The lowest level of virus-neutralizing antibodies — which correlate with poor protection — occurred when only a live Massachusetts strain (Ma5) vaccine and a boost with inactivated M41 was used. On average, a broad-spectrum live-vaccine priming regimen (Massachusetts and variant IB) followed by a multivalent inactivated IB vaccine yielded the best results and highest level of neutralizing antibodies, de Wit said.

He pointed out that live IB vaccines provide good protection but for a short time, while inactivated IB vaccines provide longer-term protection. Broilers need more immediate protection, while layers and breeders need protection for a longer time — that is why the broad spectrum vaccination schedule is likely to work better for long-lived birds, he said.

“There’s no guarantee when it comes to IB,” de Wit said, but generally, “broad, live priming induces more virus neutralizing antibodies against more strains, and more strains in an inactivated vaccine might help induce more neutralizing antibodies against more strains, even when the antigens are heterologous to the challenge virus.” The results will depend on the strains used, the amount and quality of antigen given as well as the adjuvant in vaccines and proper vaccine application.

Recommends IB testing

De Wit advocated testing to determine what strains are circulating and to enable wise IB vaccine protocol choices.

Tibor Cserep, DVM, MRCVS, a technical manager with MSD Animal Health in the UK, said state-of-the-art IB testing provided to MSD Animal Health poultry customers since 2009 was yielding practical information that producers have used in the field to improve results.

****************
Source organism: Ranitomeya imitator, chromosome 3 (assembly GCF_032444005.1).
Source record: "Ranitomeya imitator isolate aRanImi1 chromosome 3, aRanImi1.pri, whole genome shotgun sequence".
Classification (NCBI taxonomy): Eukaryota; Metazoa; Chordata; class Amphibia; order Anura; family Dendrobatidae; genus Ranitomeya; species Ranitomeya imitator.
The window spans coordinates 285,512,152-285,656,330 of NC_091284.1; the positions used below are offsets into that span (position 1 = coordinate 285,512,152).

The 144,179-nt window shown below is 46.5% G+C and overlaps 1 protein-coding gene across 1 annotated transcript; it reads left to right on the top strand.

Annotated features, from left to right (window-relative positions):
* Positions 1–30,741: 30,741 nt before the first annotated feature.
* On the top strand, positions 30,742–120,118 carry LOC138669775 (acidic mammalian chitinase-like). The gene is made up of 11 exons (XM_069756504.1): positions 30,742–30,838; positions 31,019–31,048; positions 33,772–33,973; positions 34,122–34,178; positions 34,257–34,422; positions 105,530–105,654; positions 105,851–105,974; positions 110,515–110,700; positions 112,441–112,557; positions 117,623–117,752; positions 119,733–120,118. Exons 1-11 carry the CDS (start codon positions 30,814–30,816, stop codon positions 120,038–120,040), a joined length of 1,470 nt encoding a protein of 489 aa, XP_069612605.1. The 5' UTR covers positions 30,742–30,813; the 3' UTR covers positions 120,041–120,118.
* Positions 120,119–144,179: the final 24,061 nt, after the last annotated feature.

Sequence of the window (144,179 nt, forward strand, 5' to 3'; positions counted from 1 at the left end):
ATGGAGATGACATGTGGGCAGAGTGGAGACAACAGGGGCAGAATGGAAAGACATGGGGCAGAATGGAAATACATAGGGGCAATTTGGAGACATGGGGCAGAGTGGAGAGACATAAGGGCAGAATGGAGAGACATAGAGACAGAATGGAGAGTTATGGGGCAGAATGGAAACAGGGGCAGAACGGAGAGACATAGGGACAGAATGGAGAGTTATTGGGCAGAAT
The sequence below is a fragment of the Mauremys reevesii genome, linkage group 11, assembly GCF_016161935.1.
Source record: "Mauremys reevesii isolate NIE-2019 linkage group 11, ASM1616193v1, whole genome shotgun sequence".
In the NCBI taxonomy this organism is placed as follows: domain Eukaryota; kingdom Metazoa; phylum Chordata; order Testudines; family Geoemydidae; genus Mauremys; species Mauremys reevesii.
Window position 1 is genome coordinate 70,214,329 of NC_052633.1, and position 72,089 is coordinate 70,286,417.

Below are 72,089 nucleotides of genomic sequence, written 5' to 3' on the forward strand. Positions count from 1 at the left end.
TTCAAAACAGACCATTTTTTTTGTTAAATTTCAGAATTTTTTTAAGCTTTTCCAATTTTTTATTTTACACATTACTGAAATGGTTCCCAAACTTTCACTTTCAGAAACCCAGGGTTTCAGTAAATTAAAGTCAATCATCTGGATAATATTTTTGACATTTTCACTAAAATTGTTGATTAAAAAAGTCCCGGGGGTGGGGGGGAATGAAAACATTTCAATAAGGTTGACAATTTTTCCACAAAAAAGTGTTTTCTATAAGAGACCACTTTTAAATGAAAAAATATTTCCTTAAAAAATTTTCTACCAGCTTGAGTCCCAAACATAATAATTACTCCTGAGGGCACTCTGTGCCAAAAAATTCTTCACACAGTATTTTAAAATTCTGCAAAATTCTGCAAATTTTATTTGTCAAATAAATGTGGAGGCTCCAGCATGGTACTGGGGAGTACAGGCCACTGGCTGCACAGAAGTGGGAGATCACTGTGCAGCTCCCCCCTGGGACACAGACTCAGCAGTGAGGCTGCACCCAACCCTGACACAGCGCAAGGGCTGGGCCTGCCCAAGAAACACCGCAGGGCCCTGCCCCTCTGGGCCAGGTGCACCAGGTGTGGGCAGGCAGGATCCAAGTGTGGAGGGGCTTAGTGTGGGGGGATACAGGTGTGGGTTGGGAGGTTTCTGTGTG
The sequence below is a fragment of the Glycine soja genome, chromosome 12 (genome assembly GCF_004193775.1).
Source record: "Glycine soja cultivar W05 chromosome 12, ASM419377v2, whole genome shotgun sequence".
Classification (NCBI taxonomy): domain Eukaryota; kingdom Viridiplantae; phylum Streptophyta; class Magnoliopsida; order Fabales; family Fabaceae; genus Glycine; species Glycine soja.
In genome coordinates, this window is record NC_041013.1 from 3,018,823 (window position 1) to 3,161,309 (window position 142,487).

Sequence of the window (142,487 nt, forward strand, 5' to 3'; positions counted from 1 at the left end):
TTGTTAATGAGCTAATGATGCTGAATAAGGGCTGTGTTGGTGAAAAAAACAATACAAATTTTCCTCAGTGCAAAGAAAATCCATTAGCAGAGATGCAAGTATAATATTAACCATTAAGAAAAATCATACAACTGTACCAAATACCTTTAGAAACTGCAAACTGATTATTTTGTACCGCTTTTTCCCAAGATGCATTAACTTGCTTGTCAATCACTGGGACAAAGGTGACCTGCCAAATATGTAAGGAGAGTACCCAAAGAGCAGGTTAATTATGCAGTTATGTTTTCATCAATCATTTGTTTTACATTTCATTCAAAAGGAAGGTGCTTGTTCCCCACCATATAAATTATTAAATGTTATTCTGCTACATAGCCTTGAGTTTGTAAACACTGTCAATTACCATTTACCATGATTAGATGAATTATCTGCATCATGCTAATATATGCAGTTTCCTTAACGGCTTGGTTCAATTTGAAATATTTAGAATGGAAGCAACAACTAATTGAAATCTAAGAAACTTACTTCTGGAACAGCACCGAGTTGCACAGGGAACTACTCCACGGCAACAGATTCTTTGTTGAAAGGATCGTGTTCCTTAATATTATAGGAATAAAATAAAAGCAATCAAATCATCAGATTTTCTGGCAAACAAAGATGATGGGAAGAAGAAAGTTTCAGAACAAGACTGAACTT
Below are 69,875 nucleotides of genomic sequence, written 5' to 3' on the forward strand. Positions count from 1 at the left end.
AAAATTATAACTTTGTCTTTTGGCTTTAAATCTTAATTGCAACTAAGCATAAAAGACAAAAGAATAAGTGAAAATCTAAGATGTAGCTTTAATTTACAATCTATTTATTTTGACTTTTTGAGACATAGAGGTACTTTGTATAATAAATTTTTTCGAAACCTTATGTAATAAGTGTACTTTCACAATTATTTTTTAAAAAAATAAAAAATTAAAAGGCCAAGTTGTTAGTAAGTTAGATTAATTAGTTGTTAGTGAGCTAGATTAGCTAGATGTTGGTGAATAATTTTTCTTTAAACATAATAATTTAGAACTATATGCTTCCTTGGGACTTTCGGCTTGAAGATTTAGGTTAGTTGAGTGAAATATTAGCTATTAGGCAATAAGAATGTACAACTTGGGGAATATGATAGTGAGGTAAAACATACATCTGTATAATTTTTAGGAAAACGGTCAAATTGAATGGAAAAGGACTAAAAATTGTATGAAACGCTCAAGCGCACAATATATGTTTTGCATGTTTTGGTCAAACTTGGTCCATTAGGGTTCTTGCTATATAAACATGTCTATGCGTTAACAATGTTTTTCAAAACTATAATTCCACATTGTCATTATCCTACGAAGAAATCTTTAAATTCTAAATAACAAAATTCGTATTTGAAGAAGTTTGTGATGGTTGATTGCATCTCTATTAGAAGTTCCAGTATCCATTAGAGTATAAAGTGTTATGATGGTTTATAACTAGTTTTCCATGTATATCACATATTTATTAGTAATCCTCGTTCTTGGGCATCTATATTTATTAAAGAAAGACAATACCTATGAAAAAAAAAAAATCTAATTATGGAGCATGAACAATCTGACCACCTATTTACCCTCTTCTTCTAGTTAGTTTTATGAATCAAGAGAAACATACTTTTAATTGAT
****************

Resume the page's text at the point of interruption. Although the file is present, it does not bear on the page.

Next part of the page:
The use of polymerase chain reaction (PCR) testing, for instance, can detect IB viruses that would have tested negative using older testing methods. Molecular diagnostics help identify the IB strains that are circulating, and enable vaccination programs to be adjusted so that poultry producers can achieve better results.

In the UK, the testing has demonstrated multiple QX strain field viruses within the same flocks. The QX vaccine virus, however, has not been found by testing. In addition, trials with vaccine combinations have demonstrated that using both Ma5 and IB 4/91 vaccines protect against QX viruses, he said.

MSD Animal Health has also learned that spray administration of the IB 4/91 vaccine leads to better vaccine uptake. “In high-challenge environments, switching from drinking water to spray administration could strengthen the vaccination program,” Cserep said.

Testing is provided through x-OvO, a specialist avian diagnostic company headquartered in the UK, and the Institutio Zooprofillattico Sperimentale, Italy.

Cserep emphasized the importance of proper sampling for testing in flocks experiencing an IB outbreak. Ten tracheal or cloacal/caecal swabs per airspace should be taken during the acute phase of disease, though cloacal/caecal swabs are preferred for layers. Proper completion of forms is important. If samples and swabs are submitted properly, the turnaround time for results is a maximum of 3 weeks, he said.

“IB is a moving target, but with testing and the use of the Protectotype approach to management, producers can achieve broad protection against known and possibly unknown IB viruses,” he said.